Last edited 09 Sep 2021



This illustration of the exterior propylaea of Eleusis (1862) comes from the Gazette Des Beaux-Arts, a French art review.

The Penguin Dictionary of Architecture (third edition) was published in 1980. It was created for Penguin Reference and compiled by John Fleming, Hugh Honour and Nikolaus Pevsner.

It defines a propylaea (which is also referred to as propylea, propylaia or propylaeum) as “The entrance gateway to an enclosure (usually temple precincts) as on the Acropolis at Athens.”

In ancient Greek architecture, propylaea was typically constructed on a grand scale. The origins of the word (which can mean fore gate) indicates that the original term propylaea was not one gateway, but a series of gateways.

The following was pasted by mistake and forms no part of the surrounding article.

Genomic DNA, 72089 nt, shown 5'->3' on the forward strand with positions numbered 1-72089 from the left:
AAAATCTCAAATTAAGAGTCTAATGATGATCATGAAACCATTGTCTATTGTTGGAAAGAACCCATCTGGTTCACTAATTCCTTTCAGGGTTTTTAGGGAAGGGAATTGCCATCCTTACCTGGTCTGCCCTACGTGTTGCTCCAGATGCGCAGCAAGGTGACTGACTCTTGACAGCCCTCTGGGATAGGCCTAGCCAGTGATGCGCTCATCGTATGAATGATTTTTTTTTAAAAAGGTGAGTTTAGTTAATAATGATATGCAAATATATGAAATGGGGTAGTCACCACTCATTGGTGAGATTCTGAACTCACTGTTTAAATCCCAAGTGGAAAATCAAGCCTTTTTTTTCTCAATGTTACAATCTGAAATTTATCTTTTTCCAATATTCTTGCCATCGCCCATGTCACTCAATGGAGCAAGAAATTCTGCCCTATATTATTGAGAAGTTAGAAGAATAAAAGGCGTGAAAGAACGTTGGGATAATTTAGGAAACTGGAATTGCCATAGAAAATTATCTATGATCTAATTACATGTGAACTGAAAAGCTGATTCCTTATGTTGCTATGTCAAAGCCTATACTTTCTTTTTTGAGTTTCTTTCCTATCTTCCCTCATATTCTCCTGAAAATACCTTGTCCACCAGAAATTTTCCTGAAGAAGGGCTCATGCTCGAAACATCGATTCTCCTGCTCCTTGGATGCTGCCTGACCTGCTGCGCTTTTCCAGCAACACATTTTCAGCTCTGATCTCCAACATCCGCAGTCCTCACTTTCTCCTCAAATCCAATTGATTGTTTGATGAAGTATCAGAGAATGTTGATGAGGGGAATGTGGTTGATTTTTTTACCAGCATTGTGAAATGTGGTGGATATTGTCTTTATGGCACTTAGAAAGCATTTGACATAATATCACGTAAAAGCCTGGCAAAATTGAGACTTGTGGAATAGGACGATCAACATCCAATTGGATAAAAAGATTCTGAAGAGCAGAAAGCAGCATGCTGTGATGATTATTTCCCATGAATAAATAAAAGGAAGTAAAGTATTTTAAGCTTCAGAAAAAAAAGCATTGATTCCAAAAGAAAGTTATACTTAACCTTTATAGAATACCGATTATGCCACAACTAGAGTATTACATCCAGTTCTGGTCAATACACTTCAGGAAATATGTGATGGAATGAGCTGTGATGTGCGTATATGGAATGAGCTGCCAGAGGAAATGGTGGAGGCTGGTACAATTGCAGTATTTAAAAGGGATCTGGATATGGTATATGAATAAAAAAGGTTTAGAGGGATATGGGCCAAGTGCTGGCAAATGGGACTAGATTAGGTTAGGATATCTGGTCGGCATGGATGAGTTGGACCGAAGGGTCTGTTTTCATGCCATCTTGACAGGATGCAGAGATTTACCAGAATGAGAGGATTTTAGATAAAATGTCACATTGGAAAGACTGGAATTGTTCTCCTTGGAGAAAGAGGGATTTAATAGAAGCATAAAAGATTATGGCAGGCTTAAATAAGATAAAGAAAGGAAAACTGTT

It is believed that there was a propylaea that opened into a large, colonnaded atrium in Old St Peter’s Basilica.

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